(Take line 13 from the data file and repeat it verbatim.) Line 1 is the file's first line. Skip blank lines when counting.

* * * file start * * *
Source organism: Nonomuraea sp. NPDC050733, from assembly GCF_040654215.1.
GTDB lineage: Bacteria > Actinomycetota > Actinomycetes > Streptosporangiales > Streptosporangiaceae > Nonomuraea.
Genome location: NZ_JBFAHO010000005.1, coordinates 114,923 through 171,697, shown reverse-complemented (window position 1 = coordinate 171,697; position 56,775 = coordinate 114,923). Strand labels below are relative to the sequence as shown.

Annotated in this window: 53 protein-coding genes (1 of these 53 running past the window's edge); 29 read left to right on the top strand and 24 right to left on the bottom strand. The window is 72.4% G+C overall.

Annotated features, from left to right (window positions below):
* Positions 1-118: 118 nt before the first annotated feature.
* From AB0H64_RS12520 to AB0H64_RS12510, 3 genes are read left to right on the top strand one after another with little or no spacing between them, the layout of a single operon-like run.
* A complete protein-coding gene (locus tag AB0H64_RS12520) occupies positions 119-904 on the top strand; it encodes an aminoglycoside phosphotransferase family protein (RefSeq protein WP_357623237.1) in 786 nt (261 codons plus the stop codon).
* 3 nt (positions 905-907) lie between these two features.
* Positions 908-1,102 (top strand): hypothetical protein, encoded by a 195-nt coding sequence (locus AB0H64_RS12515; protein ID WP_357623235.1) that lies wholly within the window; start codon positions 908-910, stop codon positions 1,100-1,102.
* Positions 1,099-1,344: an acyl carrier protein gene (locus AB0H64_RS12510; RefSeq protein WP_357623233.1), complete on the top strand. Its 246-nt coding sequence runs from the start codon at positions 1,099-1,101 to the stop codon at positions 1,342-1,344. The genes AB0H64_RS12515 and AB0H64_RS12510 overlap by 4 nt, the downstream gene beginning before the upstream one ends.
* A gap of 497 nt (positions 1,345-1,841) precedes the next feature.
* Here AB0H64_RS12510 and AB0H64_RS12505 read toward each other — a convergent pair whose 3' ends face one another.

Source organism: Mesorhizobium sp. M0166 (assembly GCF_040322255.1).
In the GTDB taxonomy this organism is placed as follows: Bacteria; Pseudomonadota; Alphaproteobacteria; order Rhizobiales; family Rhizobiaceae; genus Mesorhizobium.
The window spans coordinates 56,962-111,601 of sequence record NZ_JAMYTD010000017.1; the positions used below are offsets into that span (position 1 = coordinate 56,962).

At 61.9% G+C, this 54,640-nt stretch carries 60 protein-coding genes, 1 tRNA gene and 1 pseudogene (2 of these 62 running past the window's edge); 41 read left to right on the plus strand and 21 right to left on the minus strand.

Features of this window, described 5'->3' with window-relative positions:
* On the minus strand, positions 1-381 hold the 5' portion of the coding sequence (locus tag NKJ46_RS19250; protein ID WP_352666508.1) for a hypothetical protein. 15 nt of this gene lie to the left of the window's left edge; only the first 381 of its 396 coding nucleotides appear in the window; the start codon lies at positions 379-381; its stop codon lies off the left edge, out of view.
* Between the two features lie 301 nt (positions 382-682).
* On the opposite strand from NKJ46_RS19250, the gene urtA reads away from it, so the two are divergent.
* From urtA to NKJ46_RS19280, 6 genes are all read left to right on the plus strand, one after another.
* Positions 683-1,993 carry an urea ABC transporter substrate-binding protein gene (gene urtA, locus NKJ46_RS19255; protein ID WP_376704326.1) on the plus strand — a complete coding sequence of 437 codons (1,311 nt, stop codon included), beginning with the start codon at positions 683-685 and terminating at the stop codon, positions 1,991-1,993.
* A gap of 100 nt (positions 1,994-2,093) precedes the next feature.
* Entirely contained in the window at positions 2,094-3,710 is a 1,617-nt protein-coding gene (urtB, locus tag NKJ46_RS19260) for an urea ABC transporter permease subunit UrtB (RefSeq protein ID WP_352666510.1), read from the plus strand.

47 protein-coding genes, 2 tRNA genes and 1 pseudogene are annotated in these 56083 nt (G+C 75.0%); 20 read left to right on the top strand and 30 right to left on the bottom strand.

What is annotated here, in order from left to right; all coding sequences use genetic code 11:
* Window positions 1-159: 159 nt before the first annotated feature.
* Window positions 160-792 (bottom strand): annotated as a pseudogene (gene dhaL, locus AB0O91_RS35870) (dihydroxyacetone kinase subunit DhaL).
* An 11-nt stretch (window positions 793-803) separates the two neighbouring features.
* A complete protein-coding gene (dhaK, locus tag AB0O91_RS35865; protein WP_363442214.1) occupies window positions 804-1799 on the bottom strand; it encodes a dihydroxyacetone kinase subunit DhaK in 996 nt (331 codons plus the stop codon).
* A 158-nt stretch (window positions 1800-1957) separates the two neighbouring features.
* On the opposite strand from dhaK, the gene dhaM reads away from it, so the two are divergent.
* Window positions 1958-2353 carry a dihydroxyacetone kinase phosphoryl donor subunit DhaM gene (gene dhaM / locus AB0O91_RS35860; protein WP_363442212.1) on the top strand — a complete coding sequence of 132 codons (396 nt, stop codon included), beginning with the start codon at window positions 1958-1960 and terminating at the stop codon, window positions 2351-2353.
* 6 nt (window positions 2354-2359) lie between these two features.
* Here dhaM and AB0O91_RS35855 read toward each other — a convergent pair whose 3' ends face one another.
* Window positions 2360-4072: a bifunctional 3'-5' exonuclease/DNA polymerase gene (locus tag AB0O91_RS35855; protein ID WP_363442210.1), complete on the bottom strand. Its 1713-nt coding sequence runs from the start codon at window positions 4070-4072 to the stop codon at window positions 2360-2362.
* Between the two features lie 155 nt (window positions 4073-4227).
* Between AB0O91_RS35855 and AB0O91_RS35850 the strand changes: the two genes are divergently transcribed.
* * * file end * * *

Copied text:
* Here AB0H64_RS12510 and AB0H64_RS12505 read toward each other — a convergent pair whose 3' ends face one another.